Imagine something that has, in its wake, mobilized armies, inspired branches of science, and roused its admirers into endless peregrinations across continents in its pursuit.  Gold has been the subject of myth, adoration and bewilderment for thousands of years and our obsession with the precious metal shows no foreseeable signs of waning. In the Periodic Table of Elements, gold is represented by the symbol Au, ostensibly, derived from the Latin aurum, denoting shining dawn.

This truly sublime material has played a significant role in visual culture since it’s discovery over six millennia ago.  In ancient Egypt, vast amounts of the metal, discovered in southern Nubian deserts, granted the civilization unprecedented wealth and influence.  The Egyptians used this metal to adorn their temples, tombs, to make their jewelry, statuary and in the end left behind an enduring legacy fashioned purely of the luminous material.

One of the most fascinating results of the human obsession with gold remains the science that was devoted to its chemical creation.  Alchemy was a philosophical and practical tradition, the chief efforts of which was to turn base metals into noble or precious metals—not to mention quest for the elixir of life.  It was a science that had roots in antiquity and practitioners across three continents. It was a pursuit somewhere between science and magic that captivated and confounded civilizations for thousands of years.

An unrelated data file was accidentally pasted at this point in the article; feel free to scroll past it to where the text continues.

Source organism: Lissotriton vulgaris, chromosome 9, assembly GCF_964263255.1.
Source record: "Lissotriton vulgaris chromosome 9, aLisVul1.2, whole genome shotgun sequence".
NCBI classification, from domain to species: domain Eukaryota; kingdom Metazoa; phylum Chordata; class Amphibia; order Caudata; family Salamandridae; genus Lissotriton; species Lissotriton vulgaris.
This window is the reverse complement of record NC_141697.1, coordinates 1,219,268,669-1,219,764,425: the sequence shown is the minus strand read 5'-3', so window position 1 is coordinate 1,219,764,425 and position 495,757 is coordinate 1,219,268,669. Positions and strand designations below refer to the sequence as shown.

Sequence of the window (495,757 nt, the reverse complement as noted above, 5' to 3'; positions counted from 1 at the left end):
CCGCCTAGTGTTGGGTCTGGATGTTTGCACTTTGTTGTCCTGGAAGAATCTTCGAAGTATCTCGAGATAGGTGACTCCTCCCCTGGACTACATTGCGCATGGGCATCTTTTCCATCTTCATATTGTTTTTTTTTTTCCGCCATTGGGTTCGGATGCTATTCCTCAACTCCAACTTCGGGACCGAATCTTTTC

In the twentieth century, painter Gustav Klimt reintroduced gold into the vocabulary of art with a renewed spiritual and sensuous lure.  As one of the principal figures of the extraordinarily influential Vienna Secession, Klimt’s work revolved primarily around themes of eroticism.  His work exemplified the fin de siècle preoccupation with matters of amatory pursuit, for which the femme fatale trope became a paragon. However overt the references to sexuality in Klimt’s work may have appeared, they were so often tempered by his use of gold, creating a deep connection between both the sensual and spiritual aspects of love.  Looking at Klimt’s painting we cannot help but surrender to the reverential quality that is produced by the artist’s use of gold and its luminescent properties.

The symbolic nature of gold has changed very little since its discovery so very long ago.  In his ethics Aristotle used gold to define a perfect and ideal principle, known simply as the golden mean.  Gold is the symbol of love, intellect, wealth, purity, beauty, divinity and is the chief standard to which all things are measured. In our time, in fashion we get to wear the material in myriad forms.  From accessories and jewelry, to ready to wear, the fashion industry at large continues to reflect our infatuation for the luminous and lurid material.  Thankfully this has afforded us a great breadth of ways in which we can incorporate gold into both our wardrobes and our lives.  From a classic gold metallic pump, to a metallic clutch or wrap, this holiday season indulge in the material that spawned a thousand imitators and whose chief tribute is an unparalleled history of both luxury and love.

Ashley Brown is a Writer living in New York.
Riley Stewart is a Photographer living in Toronto.

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